Experience and the Conservation of Value
Experience, in the sense of that which we live through, is never concluded as long as life lasts. Hence it may present a series of particular states but never a completed totality, and no general axiom can emerge as the crystallized result of experience. Totalities and generalizations spring either from an elaboration by thought of that which has been experienced, or by an unconscious emphasis of one particular experience or one particular kind of experience as that which decides and determines all else. Before the stage of conscious reflection we shall find this unconscious emphasis forming the basis of all which afterwards comes to be regarded as the result of religious experience. It lies in the nature of feeling that once aroused by any particular event, it tends to spread over the whole life of conscious- ness and seeks to impart its own colouring to all other elements of this life, indifferent as to whether they are or are not connected with the event in question. …
If faith in the conservation of value be the core of all religion, it follows that no religion can be constructed on the basis of immediate experience. We can only immediately learn to know the particular and definite values which are conditioned by our human and individual nature and our special conditions of life; no experience can immediately teach us anything about the conservation of these values any more than it can show us that that which possesses the highest value for us is the central fact of existence. What we have experienced and lived through may supply us with a motive for believing in the conservation of value, but it can never supply the content of this faith. Personal life—more especially as it expresses itself in great crises, when new paths are struck out and new forms of life produced — is highest value we know. Hence we involuntarily employ the experiences we have of this life to illuminate the whole of existence; it appears to us as though in such crises existence reveals to us its hidden powers. An expansion of feeling is here in operation. If we try to translate this into the form of thought, we get a conclusion by analogy, and an analogy which lies on the other side of the line at which thought passes over into poetry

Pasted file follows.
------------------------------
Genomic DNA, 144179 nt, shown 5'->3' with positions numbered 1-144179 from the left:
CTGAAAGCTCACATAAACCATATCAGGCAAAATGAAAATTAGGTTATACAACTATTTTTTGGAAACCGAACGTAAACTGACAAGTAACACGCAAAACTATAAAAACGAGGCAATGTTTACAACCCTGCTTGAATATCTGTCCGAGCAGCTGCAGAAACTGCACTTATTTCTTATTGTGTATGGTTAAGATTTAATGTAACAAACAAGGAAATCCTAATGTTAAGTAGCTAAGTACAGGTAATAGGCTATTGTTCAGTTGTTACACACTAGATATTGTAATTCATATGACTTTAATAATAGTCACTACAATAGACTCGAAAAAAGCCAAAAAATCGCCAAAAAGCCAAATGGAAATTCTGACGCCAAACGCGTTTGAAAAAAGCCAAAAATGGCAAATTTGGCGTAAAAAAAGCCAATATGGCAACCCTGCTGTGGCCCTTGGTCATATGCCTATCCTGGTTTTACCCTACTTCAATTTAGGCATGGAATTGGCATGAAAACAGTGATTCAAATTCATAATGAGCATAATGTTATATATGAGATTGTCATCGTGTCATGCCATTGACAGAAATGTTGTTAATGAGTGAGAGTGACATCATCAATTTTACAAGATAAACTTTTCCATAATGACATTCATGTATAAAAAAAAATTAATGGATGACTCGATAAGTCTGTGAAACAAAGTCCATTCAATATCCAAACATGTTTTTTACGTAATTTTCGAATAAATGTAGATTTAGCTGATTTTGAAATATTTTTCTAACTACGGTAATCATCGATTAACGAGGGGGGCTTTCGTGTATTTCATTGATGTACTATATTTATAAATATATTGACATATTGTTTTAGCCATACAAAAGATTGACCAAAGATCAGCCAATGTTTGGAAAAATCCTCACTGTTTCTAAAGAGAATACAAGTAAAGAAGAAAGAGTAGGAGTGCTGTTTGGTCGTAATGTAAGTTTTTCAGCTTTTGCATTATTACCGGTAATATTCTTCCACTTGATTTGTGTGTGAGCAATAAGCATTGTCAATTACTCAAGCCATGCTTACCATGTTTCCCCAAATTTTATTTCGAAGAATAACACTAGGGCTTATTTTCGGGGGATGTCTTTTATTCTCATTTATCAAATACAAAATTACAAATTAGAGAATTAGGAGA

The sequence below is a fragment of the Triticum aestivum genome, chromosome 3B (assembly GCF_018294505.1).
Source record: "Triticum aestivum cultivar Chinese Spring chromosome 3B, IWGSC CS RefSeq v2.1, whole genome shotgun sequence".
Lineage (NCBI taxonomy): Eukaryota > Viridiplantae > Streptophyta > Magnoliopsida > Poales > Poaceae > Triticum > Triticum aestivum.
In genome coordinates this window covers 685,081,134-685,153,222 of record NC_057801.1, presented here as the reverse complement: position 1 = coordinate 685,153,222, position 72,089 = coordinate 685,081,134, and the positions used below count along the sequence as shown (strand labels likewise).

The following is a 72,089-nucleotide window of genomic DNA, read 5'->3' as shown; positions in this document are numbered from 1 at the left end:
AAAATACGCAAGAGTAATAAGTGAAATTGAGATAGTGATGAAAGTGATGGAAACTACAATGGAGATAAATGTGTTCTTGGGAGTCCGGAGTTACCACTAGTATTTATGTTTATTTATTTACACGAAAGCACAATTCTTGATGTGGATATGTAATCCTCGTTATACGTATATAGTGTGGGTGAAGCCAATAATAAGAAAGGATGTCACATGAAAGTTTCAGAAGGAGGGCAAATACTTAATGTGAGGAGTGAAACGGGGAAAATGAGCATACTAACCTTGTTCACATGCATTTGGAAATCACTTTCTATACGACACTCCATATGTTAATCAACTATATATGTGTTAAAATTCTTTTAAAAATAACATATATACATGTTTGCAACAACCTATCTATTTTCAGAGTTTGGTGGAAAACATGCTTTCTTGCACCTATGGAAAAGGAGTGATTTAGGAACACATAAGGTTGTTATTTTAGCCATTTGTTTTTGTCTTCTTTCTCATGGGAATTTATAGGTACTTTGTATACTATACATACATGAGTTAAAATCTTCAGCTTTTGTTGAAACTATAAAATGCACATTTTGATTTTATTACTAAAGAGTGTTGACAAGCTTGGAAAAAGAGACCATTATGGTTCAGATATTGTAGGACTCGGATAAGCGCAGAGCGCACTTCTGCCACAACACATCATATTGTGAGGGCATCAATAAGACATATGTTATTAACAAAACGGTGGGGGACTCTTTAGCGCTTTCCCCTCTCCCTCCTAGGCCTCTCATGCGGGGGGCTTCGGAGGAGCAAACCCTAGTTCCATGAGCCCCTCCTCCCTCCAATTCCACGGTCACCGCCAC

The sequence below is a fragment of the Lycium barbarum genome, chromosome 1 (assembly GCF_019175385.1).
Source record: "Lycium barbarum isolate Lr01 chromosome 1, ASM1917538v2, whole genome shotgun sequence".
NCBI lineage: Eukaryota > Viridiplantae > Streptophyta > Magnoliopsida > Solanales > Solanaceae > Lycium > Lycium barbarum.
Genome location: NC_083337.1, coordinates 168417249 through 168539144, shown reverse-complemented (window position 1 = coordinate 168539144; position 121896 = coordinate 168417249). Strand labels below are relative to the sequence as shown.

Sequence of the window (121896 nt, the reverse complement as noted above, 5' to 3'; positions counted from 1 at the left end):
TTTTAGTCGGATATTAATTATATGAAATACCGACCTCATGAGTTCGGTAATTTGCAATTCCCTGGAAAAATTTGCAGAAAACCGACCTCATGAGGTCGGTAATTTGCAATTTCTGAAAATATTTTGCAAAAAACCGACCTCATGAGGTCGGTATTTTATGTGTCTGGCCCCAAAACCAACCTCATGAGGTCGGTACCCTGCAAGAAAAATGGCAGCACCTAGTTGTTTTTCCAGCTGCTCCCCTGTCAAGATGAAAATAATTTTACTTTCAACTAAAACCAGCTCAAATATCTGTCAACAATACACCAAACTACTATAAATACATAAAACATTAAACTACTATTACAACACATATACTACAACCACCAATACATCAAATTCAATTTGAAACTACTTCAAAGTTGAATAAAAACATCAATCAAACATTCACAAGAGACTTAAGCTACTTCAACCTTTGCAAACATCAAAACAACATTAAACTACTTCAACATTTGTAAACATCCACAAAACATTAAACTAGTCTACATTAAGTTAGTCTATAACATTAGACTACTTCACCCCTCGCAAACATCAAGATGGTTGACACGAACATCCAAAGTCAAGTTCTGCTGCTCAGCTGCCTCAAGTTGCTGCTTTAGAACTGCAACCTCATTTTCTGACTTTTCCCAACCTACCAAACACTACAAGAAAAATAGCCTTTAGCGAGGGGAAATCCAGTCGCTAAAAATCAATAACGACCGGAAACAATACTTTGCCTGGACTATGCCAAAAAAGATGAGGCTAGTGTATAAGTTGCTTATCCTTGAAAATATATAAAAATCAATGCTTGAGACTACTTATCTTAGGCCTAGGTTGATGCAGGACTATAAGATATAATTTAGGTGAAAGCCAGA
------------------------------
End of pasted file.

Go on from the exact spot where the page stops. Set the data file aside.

— Harald Høffding (born March 11, 1843)
We, who are ordinary people, are apt to develop a discontent that runs into envy and jealousy, until it becomes bitter and hard, and that destroys not only our own happiness, but is exceedingly unjust towards those in the presence of whom we are thus discontented and envious. Suppose a person is handsomer than I am, has more brain power, more money, occupies a more distinguished position in society. For what is such a person responsible? He did not make himself handsome. He did not earn the money which he inherited. He did not manufacture the brain power which has come from his ancestors. These things are conferred upon him. It is not out of spite to us, that he is handsomer or richer or better endowed in any way. It is no personal injury to us, on his part, that he possesses these things. He is only responsible for the use that he makes of these endowments ; and, therefore, his responsibility may be larger and more critical than ours. But there is something unspeakably mean and little-souled in being bitter, envious, spiteful toward a person, because he is better off in any way than we are.
— Minot J. Savage (1841-1918)
|Peter Flötner - Allegory of Envy (circa 1540)|
Walters Art Museum, Baltimore, Maryland